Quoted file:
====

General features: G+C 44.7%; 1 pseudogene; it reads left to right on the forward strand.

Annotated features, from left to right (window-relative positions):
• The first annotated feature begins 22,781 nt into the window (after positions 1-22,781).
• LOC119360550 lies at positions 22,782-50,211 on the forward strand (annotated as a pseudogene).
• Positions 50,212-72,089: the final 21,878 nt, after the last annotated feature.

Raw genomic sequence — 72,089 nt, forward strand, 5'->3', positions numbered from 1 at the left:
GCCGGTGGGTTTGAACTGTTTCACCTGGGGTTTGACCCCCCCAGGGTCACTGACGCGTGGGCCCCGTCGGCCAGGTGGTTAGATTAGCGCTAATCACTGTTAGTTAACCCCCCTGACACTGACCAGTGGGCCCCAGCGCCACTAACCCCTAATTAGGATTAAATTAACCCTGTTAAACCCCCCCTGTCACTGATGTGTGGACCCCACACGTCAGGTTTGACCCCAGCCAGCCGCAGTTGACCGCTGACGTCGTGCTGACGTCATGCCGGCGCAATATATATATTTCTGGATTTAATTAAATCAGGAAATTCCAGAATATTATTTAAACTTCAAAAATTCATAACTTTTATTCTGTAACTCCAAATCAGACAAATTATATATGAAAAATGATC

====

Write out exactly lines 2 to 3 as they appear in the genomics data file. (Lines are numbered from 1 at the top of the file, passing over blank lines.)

Annotated features, from left to right (window-relative positions):
• The first annotated feature begins 22,781 nt into the window (after positions 1-22,781).